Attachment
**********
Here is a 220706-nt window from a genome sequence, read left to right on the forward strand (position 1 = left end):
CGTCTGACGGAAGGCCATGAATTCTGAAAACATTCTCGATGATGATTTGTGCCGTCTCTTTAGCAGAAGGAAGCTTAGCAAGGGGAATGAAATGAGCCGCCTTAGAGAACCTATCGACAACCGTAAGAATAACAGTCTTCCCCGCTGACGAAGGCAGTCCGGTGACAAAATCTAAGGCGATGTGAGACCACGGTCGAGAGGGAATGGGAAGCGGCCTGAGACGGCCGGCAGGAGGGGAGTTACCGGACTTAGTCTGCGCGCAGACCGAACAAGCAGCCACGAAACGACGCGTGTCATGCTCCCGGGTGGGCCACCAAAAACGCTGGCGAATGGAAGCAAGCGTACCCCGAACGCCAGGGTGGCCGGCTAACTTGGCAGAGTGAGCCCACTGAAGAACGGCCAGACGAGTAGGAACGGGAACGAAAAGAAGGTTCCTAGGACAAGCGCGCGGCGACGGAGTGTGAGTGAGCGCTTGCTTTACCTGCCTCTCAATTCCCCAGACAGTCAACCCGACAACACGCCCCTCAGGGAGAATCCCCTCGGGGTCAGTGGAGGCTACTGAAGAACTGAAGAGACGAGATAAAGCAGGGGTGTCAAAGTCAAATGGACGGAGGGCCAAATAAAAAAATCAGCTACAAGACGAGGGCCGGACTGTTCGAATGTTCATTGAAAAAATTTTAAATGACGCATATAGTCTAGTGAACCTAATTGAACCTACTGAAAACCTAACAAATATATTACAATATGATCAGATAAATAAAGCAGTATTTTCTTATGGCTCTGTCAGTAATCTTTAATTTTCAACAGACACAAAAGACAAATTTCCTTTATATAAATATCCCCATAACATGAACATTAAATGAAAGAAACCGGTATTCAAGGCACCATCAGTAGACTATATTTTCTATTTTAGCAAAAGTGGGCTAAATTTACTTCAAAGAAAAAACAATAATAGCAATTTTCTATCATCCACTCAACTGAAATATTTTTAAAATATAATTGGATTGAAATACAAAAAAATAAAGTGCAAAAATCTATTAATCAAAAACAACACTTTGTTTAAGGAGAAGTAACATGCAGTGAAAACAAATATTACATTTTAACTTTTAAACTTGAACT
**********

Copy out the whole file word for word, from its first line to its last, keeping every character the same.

Here is a 220706-nt window from a genome sequence, read left to right on the forward strand (position 1 = left end):
CGTCTGACGGAAGGCCATGAATTCTGAAAACATTCTCGATGATGATTTGTGCCGTCTCTTTAGCAGAAGGAAGCTTAGCAAGGGGAATGAAATGAGCCGCCTTAGAGAACCTATCGACAACCGTAAGAATAACAGTCTTCCCCGCTGACGAAGGCAGTCCGGTGACAAAATCTAAGGCGATGTGAGACCACGGTCGAGAGGGAATGGGAAGCGGCCTGAGACGGCCGGCAGGAGGGGAGTTACCGGACTTAGTCTGCGCGCAGACCGAACAAGCAGCCACGAAACGACGCGTGTCATGCTCCCGGGTGGGCCACCAAAAACGCTGGCGAATGGAAGCAAGCGTACCCCGAACGCCAGGGTGGCCGGCTAACTTGGCAGAGTGAGCCCACTGAAGAACGGCCAGACGAGTAGGAACGGGAACGAAAAGAAGGTTCCTAGGACAAGCGCGCGGCGACGGAGTGTGAGTGAGCGCTTGCTTTACCTGCCTCTCAATTCCCCAGACAGTCAACCCGACAACACGCCCCTCAGGGAGAATCCCCTCGGGGTCAGTGGAGGCTACTGAAGAACTGAAGAGACGAGATAAAGCAGGGGTGTCAAAGTCAAATGGACGGAGGGCCAAATAAAAAAATCAGCTACAAGACGAGGGCCGGACTGTTCGAATGTTCATTGAAAAAATTTTAAATGACGCATATAGTCTAGTGAACCTAATTGAACCTACTGAAAACCTAACAAATATATTACAATATGATCAGATAAATAAAGCAGTATTTTCTTATGGCTCTGTCAGTAATCTTTAATTTTCAACAGACACAAAAGACAAATTTCCTTTATATAAATATCCCCATAACATGAACATTAAATGAAAGAAACCGGTATTCAAGGCACCATCAGTAGACTATATTTTCTATTTTAGCAAAAGTGGGCTAAATTTACTTCAAAGAAAAAACAATAATAGCAATTTTCTATCATCCACTCAACTGAAATATTTTTAAAATATAATTGGATTGAAATACAAAAAAATAAAGTGCAAAAATCTATTAATCAAAAACAACACTTTGTTTAAGGAGAAGTAACATGCAGTGAAAACAAATATTACATTTTAACTTTTAAACTTGAACT